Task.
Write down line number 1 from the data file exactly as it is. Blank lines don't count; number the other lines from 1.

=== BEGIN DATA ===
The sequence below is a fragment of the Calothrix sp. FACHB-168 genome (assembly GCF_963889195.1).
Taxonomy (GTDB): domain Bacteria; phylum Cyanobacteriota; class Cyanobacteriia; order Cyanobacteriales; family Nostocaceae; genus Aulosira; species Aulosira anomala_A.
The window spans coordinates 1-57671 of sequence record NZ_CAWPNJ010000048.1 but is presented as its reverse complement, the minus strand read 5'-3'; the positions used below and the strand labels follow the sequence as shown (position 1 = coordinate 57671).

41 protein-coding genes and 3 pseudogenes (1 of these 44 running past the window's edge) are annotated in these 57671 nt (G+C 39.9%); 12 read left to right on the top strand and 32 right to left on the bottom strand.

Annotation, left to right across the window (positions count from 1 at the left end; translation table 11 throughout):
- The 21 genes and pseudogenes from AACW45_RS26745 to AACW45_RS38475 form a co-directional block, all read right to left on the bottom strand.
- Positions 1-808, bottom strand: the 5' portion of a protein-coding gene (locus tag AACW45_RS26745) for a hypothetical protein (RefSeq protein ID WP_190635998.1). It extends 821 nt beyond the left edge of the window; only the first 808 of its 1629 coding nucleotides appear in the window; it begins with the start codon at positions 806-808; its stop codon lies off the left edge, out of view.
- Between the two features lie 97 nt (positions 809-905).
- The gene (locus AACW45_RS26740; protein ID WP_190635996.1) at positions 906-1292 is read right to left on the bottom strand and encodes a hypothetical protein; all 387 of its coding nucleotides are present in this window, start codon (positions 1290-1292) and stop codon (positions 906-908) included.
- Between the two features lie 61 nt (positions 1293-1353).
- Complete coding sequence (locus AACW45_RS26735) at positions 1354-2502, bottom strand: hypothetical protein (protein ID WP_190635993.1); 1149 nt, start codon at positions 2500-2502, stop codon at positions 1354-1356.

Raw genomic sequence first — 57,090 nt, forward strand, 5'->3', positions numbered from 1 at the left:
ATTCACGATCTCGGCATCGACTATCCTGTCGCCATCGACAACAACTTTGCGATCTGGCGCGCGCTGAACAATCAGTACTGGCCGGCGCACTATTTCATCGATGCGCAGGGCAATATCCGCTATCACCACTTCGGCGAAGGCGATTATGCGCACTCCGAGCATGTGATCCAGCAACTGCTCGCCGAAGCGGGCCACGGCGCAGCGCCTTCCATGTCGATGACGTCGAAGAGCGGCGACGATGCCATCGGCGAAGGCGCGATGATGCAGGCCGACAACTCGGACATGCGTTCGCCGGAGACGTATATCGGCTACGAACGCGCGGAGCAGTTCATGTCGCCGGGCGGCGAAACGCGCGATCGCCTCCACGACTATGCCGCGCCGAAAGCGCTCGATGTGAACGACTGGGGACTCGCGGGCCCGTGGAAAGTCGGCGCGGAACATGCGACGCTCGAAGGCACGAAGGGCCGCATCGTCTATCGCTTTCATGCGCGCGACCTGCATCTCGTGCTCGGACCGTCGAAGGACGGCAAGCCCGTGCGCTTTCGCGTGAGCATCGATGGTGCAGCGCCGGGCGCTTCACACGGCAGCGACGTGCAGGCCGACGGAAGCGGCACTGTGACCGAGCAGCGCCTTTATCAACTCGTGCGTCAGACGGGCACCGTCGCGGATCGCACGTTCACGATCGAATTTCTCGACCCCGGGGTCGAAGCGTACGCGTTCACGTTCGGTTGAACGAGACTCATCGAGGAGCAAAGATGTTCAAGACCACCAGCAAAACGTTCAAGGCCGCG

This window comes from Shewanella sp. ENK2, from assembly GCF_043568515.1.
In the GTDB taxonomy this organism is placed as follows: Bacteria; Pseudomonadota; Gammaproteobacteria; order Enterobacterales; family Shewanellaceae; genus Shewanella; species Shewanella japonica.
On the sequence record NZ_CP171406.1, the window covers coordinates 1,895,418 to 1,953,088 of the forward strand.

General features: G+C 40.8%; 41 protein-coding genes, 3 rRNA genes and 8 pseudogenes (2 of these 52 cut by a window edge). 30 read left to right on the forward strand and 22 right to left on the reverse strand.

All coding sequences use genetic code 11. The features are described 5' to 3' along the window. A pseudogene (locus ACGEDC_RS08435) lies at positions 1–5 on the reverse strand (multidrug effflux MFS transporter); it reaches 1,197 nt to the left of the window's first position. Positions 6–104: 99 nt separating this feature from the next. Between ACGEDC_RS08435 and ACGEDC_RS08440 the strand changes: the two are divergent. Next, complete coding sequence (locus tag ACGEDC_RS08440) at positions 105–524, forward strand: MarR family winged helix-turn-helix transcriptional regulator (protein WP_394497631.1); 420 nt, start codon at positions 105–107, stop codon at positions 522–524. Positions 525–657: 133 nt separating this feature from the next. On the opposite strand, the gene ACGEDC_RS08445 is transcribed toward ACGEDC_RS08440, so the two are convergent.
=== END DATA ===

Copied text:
The sequence below is a fragment of the Calothrix sp. FACHB-168 genome (assembly GCF_963889195.1).